When I got home from work, R had just gotten up from his nap and wanted his afternoon snack. Q had already had a snack but was still hungry. I washed and weighed a big bowl of strawberries for her. R wanted some Newman’s Own Organics Alphabet Cookies.*
He was naming the letters as he ate each cookie. When he said “B,” I replied “‘B’ is for ‘ball'” as I walked toward Q with the PDM to give her insulin for 9 grams of carbs.
She said, “And ‘B‘ is for ‘bolus‘ like you are about to give me.”
The ABC’s of Diabetes
A is for “A1C,” or as I like to call it, “judgment day.”
B is for “butt,” or the site that does not work well for her OmniPod because she accidentally knocks it off every time we try to put it there.
C is for “cake,” or “Yes, she can have cake at this birthday party.”
D is for “diabetic,” I say own it.
E is for “everything but the kitchen sink,” in other words all the supplies that we carry with us everywhere we go.
F is for “fish crackers,” or something Q never wants to eat again but for some reason parents always send in for school snack in gigantic cartons. Me, I like to arrange with the teacher to bring in frozen yogurt tubes.
G is for “good number,” or as Q calls it “three numbers that start with a 1.” Though we all know we aren’t supposed to define blood sugars as good or bad, but let’s face it, any number that’s in range is good.
H for “huge ass bolus,” or HAB as I abbreviate it on Twitter.
I for “ice cream,” or “yes, she can have both cake and ice cream.” (See C above.)
J is for “juggle,” because I feel like I always have three balls in the air.
K is for “blood ketone test strips,” or as I like to call them “Ouch, there goes another buck.”
L is for “laughter,” because at the end of the day sometimes all you can do is sit back and laugh.
M is for “mother’s intuition,” something you should always trust.
N is for “no,” something we have to tell our diabetic children more times than we would like to.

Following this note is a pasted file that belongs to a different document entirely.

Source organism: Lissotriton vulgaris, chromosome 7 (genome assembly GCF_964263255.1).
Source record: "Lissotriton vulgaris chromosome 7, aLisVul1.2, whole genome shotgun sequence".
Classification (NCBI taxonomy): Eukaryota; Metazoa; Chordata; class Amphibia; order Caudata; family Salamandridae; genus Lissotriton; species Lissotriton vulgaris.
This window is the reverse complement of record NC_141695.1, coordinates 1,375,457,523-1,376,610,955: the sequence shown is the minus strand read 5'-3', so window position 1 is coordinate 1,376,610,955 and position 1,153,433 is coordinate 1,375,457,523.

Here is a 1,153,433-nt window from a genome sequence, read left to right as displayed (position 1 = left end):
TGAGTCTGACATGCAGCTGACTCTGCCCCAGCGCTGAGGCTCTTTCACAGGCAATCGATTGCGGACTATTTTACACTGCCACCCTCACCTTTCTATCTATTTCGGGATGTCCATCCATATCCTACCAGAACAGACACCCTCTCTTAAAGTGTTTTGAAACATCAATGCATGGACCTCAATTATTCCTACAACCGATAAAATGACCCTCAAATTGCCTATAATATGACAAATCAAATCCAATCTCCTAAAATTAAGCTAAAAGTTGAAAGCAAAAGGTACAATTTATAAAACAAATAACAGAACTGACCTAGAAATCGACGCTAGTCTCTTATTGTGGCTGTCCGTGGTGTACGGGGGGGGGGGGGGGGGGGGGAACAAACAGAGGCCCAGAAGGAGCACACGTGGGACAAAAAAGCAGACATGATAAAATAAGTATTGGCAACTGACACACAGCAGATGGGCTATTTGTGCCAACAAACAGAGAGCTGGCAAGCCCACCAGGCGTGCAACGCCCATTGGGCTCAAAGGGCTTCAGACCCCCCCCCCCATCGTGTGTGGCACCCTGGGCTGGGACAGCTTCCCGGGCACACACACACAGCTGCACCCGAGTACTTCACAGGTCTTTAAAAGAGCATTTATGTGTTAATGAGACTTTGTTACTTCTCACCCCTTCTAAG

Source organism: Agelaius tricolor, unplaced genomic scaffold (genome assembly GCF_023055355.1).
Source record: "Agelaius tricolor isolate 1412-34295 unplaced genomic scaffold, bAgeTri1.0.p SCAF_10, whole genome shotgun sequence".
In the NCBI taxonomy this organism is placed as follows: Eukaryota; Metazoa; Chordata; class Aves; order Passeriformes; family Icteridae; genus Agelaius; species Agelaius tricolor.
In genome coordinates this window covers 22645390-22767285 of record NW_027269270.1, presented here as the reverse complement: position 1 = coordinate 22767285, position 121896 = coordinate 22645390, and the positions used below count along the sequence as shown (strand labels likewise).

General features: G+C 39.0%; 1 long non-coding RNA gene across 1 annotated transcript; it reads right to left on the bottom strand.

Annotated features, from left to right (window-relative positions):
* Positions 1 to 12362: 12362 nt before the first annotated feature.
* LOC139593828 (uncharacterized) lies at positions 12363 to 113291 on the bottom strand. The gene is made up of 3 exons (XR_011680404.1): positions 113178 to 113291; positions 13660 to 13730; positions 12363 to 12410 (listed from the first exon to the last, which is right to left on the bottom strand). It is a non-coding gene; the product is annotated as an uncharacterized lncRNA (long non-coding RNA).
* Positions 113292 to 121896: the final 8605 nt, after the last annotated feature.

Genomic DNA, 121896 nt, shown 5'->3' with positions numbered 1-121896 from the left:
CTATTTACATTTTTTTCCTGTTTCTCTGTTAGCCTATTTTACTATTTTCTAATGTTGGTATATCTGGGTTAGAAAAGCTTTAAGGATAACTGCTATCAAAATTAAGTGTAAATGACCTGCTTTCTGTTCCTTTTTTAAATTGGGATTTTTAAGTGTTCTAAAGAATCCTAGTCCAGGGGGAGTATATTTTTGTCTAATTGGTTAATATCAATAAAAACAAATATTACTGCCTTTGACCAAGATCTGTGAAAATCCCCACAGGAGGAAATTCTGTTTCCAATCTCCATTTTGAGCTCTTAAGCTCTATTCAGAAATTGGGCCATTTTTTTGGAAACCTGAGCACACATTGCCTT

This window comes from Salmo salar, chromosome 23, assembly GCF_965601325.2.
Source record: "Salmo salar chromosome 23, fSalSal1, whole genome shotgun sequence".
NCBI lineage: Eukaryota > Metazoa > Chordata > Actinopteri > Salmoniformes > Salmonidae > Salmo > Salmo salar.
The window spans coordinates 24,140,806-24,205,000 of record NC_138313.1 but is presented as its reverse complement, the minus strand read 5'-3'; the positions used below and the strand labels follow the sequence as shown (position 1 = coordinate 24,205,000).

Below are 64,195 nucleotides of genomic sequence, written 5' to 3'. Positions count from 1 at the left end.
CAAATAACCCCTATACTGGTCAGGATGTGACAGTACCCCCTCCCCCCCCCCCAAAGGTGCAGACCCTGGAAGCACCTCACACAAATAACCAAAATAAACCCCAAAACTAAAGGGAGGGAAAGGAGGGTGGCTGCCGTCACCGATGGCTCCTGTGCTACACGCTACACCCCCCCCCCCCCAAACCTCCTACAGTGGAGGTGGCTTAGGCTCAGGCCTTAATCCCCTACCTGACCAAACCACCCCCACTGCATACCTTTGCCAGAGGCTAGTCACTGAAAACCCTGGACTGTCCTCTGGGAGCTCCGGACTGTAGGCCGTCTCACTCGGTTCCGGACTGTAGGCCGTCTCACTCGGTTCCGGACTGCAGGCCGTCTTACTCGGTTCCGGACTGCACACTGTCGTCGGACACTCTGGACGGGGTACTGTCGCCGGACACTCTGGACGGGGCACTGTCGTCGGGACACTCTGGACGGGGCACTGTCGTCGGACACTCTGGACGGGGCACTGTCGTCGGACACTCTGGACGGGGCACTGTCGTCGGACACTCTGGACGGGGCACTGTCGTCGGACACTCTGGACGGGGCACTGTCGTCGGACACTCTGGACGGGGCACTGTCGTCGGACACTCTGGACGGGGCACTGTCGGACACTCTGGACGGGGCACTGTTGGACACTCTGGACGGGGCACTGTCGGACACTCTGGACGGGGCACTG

O is for “overnight,” or the dreaded overnight basal testing.
P is for “protect,” I wish I could protect her, particularly from insensitive parents who bring gigantic cupcakes to school on their child’s birthday when they know snacks are supposed to be 10-15 grams of carbs because the school nurse is not there at snack time to give her a bolus. But that’s okay because it doesn’t affect them or their child.
Q is for “Super Q,” my favorite super hero.
R is for “rant,” something that I have to do once in a while just to stay sane.
S is for “Skittles” and “Smarties,” two items in our arsenal of quick acting glucose sources to bring her up quickly from a low.
T is for “time to make the donuts,” I mean, time to get up and check on her again and probably not fall back asleep until right before it’s time to get up in the morning. Thankfully this doesn’t happen every night.
U is for “Ugh,” what I exclaim when numbers are wonky for absolutely. no. reason.
W is for “water,” which has zero carbs don’t you know. But Q also likes drinking fruit pouches with only two carbs.
X is for “X-ray fish.” Huh? (Life isn’t all about diabetes.)
Y is for “yo-yo effect,” or what happens when you over treat a low, go too high, give a big bolus, and end up right back where you started.
Z is for “ZZZ,” something I don’t get enough of!